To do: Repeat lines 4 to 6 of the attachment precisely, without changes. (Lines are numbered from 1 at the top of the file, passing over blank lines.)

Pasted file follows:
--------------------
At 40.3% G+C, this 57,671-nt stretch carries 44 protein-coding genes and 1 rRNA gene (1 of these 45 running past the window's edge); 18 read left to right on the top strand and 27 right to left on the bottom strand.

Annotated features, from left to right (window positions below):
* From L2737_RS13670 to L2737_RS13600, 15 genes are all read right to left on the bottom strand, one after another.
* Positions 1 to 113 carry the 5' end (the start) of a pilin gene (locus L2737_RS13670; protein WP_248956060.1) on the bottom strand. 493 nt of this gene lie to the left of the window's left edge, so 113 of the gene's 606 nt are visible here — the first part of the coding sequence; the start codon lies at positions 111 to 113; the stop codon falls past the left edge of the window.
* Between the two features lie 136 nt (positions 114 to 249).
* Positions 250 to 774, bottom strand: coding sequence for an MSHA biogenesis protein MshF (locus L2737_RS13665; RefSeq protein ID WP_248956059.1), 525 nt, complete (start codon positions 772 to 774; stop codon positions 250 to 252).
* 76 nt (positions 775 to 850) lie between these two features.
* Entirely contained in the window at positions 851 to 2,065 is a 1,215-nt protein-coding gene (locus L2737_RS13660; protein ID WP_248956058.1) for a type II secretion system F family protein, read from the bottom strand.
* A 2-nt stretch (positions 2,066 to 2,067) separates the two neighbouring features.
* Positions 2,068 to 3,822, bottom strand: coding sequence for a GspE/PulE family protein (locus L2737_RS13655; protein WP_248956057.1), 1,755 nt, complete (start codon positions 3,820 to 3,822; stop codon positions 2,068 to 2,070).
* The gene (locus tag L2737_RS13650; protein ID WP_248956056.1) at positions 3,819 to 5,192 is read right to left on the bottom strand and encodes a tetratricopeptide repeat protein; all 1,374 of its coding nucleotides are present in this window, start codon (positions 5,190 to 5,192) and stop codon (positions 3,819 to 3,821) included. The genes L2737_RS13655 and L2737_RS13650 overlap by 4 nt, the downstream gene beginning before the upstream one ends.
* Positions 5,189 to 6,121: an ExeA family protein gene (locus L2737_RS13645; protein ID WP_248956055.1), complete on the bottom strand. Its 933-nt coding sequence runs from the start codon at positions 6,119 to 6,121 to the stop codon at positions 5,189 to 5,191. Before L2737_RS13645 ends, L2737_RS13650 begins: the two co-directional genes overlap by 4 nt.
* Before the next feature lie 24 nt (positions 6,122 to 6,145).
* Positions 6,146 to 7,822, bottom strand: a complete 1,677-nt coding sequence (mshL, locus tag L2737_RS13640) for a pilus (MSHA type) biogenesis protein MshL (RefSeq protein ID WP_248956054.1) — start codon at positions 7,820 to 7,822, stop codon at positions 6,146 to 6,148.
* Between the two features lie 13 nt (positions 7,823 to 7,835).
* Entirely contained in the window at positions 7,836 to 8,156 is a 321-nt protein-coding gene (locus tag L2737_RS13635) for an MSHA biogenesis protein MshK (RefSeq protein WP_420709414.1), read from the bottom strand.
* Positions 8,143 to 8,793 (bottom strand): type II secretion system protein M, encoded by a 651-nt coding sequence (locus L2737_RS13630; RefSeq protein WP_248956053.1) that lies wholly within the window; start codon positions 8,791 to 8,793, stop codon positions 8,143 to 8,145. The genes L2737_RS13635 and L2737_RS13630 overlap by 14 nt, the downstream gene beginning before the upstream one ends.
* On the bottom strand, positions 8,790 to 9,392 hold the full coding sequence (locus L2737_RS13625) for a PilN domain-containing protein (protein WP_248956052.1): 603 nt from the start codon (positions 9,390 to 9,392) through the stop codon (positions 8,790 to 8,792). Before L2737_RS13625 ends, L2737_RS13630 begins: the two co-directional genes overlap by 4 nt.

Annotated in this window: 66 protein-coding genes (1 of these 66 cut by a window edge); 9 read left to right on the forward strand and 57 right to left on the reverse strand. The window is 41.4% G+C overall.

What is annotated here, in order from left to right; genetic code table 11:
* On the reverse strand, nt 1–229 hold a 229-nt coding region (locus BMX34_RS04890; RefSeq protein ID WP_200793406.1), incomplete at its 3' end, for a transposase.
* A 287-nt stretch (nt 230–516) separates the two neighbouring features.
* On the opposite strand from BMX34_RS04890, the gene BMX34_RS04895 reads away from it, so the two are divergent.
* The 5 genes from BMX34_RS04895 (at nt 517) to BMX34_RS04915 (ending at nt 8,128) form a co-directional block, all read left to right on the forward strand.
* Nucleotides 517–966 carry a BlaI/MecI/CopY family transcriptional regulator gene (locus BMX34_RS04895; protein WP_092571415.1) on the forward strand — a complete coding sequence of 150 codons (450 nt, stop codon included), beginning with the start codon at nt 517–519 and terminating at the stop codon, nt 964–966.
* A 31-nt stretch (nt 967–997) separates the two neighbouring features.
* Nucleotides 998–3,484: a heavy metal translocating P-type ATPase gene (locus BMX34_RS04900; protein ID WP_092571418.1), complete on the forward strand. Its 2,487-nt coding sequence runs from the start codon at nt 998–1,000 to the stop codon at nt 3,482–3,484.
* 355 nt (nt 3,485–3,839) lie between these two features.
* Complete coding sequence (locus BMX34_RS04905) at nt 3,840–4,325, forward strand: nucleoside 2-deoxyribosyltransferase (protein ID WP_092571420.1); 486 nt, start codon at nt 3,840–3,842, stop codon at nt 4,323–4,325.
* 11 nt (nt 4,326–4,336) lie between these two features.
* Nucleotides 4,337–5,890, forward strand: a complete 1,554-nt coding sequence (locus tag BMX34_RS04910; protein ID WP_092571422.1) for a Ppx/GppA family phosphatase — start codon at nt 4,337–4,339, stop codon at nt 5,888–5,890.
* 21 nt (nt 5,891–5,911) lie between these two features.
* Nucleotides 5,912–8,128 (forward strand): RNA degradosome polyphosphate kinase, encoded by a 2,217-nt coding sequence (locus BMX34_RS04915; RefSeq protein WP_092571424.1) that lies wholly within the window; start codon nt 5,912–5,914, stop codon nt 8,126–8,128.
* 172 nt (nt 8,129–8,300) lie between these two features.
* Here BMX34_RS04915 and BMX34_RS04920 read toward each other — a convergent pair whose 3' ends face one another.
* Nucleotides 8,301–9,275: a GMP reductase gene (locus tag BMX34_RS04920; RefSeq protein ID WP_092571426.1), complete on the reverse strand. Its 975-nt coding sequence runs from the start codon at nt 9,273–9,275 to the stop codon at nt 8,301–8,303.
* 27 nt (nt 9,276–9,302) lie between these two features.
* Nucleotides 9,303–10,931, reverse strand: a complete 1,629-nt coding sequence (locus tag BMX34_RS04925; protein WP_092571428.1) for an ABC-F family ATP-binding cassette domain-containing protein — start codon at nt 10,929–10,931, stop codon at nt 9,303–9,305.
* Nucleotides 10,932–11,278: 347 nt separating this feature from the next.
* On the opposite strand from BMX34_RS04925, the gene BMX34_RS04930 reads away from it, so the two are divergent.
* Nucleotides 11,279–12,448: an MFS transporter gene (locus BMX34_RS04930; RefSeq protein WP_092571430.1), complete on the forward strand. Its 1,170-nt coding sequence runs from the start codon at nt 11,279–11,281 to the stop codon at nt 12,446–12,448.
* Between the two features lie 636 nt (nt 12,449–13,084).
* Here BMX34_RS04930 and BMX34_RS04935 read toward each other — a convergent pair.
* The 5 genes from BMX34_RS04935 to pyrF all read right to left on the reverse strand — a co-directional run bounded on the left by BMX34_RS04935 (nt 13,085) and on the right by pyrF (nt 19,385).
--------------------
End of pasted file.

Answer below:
* Positions 1 to 113 carry the 5' end (the start) of a pilin gene (locus L2737_RS13670; protein WP_248956060.1) on the bottom strand. 493 nt of this gene lie to the left of the window's left edge, so 113 of the gene's 606 nt are visible here — the first part of the coding sequence; the start codon lies at positions 111 to 113; the stop codon falls past the left edge of the window.
* Between the two features lie 136 nt (positions 114 to 249).
* Positions 250 to 774, bottom strand: coding sequence for an MSHA biogenesis protein MshF (locus L2737_RS13665; RefSeq protein ID WP_248956059.1), 525 nt, complete (start codon positions 772 to 774; stop codon positions 250 to 252).